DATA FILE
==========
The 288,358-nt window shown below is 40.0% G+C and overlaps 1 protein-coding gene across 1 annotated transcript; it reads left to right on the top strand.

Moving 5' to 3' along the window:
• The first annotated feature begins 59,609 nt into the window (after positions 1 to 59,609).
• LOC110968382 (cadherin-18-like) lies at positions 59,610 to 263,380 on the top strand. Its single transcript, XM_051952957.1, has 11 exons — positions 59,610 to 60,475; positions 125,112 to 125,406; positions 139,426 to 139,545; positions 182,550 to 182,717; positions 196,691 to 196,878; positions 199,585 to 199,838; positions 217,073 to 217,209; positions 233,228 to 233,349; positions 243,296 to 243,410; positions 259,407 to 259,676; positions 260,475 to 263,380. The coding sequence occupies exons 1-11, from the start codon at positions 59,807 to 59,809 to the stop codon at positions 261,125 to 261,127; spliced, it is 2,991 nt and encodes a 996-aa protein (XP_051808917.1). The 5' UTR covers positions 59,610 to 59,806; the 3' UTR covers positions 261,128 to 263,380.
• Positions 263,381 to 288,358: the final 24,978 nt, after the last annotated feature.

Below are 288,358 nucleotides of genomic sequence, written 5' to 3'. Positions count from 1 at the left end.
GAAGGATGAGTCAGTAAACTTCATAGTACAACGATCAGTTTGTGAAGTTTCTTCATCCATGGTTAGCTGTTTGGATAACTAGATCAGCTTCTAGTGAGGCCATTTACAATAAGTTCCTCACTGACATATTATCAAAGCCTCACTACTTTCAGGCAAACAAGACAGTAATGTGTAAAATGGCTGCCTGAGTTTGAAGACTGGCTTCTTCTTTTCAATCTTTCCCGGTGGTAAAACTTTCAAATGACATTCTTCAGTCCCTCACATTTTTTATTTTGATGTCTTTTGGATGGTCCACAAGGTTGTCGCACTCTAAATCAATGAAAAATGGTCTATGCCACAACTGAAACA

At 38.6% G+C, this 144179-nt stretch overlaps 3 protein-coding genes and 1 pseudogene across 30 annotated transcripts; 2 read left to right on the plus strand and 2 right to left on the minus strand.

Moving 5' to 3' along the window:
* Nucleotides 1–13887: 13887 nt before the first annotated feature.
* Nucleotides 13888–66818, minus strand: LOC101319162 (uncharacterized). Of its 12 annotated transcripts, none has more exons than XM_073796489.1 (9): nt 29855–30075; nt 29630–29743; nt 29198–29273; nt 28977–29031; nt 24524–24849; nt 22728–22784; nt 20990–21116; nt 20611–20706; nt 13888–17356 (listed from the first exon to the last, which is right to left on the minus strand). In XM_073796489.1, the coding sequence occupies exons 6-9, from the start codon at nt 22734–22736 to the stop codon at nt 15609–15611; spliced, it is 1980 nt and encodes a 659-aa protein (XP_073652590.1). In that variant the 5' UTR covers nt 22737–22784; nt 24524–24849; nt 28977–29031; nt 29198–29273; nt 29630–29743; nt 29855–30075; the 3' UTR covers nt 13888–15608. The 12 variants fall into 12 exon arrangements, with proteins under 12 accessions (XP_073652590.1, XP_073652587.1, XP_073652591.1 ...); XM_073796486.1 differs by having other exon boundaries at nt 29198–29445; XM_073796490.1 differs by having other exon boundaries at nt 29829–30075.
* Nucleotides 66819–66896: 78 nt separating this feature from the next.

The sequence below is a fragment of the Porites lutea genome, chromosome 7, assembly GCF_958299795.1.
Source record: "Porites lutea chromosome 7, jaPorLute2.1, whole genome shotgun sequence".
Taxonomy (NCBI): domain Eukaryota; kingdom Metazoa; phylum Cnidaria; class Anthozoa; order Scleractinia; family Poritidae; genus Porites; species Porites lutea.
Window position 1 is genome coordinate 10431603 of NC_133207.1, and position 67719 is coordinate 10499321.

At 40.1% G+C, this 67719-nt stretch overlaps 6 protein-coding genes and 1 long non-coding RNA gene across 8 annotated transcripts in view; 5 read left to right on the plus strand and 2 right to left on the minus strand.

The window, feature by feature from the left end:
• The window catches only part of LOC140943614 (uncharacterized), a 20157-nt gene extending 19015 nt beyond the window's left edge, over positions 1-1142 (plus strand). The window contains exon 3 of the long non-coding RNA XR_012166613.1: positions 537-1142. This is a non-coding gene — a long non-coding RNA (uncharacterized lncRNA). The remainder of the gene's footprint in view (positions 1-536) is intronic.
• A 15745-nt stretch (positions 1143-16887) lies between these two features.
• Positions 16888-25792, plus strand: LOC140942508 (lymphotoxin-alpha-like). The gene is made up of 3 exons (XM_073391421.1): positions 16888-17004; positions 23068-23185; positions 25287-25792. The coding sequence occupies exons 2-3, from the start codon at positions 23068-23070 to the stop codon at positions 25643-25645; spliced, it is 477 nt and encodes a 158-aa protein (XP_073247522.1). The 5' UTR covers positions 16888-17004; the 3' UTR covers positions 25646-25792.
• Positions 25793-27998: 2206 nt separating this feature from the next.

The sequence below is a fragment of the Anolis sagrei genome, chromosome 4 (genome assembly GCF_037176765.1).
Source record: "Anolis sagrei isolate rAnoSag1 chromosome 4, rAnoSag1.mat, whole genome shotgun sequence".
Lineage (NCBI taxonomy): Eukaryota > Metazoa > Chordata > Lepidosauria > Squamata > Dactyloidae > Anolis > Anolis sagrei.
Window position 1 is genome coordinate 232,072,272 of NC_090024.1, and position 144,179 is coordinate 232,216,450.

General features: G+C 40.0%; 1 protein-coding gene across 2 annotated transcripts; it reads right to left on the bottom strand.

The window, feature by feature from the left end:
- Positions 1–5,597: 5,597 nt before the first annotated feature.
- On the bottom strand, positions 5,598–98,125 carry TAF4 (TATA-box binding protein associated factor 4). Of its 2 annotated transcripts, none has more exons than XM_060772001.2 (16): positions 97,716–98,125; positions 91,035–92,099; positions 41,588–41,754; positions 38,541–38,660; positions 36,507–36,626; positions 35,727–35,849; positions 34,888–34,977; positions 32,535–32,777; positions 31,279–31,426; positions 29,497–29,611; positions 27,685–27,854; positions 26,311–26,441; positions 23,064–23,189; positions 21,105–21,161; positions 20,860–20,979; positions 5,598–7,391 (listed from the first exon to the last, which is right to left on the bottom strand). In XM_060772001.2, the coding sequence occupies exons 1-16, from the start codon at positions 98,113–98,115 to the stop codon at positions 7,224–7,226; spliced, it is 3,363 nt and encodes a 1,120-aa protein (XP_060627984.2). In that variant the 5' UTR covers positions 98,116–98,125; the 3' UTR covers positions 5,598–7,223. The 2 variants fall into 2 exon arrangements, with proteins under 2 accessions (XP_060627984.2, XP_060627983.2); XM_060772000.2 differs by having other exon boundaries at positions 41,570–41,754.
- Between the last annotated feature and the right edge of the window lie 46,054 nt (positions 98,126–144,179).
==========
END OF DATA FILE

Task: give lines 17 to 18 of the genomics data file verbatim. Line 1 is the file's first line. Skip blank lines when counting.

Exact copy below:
At 40.1% G+C, this 67719-nt stretch overlaps 6 protein-coding genes and 1 long non-coding RNA gene across 8 annotated transcripts in view; 5 read left to right on the plus strand and 2 right to left on the minus strand.

The window, feature by feature from the left end: